Right after President Joseph R. Biden declared an emergency in the State of Texas, Acting Secretary Norris Cochran of the Department of Health and Human Services also announced a public health emergency because of the impact of the winter storm in Texas.
In accordance with Section 1135(b)(7) of the Social Security Act, the HHS Secretary declared a limited waiver of sanctions and fines that may result from non-compliance with some HIPAA Privacy Rule provisions.
For the duration of the waiver, the sanctions and penalties won’t be enforced for non-compliance with these requirements of the HIPAA Privacy Rule:
- 45 C.F.R. § 164.510(a) – the requirement to get a patient’s consent to talk to family members of friends;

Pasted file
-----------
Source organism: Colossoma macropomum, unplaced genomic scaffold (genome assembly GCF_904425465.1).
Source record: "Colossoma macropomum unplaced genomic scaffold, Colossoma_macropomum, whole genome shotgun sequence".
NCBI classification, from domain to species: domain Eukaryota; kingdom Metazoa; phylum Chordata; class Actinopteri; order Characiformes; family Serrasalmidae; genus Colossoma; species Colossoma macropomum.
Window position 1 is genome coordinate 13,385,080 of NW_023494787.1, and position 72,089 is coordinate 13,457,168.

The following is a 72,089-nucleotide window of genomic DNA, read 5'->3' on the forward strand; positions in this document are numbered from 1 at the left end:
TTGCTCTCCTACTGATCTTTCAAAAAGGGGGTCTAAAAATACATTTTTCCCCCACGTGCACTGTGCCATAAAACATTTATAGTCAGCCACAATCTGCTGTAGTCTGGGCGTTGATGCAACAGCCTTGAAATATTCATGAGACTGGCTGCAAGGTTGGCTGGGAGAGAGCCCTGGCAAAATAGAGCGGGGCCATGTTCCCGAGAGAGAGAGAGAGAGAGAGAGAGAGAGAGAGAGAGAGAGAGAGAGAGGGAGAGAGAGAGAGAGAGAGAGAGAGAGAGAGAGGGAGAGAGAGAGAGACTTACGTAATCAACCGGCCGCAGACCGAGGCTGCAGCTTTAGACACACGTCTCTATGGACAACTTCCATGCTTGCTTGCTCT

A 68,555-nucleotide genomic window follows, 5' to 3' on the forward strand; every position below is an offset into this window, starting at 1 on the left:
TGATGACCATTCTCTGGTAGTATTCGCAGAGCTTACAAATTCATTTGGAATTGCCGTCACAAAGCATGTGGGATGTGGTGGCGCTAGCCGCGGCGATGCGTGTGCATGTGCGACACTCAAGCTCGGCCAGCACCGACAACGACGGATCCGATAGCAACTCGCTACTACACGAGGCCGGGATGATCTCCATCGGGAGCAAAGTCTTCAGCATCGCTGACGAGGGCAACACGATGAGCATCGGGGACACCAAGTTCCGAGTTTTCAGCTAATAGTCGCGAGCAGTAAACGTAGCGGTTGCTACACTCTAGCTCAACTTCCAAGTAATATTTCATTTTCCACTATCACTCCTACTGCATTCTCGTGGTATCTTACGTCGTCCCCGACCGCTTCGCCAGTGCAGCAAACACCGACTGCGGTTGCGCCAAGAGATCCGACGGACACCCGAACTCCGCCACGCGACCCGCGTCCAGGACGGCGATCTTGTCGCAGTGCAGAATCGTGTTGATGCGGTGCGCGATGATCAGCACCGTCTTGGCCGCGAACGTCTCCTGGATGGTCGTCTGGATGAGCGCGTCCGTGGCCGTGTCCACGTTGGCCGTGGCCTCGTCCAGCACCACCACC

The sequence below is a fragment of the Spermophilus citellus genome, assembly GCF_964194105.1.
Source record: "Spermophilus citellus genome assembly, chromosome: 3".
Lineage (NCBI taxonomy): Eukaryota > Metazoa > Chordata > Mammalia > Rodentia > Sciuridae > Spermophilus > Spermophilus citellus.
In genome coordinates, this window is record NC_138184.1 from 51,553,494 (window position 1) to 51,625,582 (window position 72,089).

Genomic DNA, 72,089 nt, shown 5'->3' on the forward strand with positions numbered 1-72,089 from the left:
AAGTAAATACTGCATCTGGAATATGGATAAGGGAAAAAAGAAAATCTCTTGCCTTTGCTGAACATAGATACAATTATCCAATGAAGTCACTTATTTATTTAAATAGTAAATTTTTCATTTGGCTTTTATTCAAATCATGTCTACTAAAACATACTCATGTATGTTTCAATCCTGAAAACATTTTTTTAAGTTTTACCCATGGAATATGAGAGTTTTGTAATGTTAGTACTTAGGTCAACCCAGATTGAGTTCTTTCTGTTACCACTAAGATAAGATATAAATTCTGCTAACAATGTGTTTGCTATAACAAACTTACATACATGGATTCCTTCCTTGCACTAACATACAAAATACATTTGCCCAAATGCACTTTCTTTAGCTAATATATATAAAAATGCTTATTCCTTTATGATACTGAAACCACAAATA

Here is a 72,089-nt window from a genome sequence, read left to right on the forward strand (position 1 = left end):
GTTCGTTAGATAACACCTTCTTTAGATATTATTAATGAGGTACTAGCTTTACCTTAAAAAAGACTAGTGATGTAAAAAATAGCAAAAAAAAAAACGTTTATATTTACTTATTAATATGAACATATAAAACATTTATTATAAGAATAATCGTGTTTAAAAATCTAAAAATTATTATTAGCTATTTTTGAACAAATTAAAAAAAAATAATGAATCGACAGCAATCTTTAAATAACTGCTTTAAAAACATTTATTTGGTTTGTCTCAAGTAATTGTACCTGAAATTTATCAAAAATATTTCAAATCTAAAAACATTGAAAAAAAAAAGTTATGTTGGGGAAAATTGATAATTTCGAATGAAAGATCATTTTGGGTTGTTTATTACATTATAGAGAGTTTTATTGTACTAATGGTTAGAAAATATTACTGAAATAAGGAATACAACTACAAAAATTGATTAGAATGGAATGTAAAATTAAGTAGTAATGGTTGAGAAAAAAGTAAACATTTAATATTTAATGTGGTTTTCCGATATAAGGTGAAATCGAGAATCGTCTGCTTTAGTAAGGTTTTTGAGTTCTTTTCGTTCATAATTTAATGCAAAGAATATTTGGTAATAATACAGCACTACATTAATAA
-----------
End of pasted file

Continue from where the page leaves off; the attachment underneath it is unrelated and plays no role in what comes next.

- 45 C.F.R. § 164.510(b) – the requirement to respect the request of a patient to be taken from the facility directory;
- 45 C.F.R. § 164.520 – the requirement to send out a notification of privacy practices;
- 45 C.F.R. § 164.522(a) – the patient’s right to ask for privacy limitations;
- 45 C.F.R. § 164.522(b) – the patient’s right to ask for private communications.
On February 19, 2021, the waiver is going to be enforced and is going to be retroactive to February 11, 2021.
The waiver is just applicable to hospitals in the location where the public health emergency is declared and to hospitals that carried out their disaster protocols at that time that the waiver became effective. The waiver is in effect for about 72 hours since a hospital executed its disaster protocol.
As soon as the Presidential or Secretarial proclamation ends, hospitals need to then abide by the earlier mentioned provisions of the HIPAA Privacy Rule or suffer sanctions and penalties. That is applicable to patients that remain under the hospital’s care, even when the 72-hour period has not passed.
More information regarding the HIPAA waiver and HIPAA Privacy and Disclosures during Emergency cases is available in the HHS HIPAA Bulletin.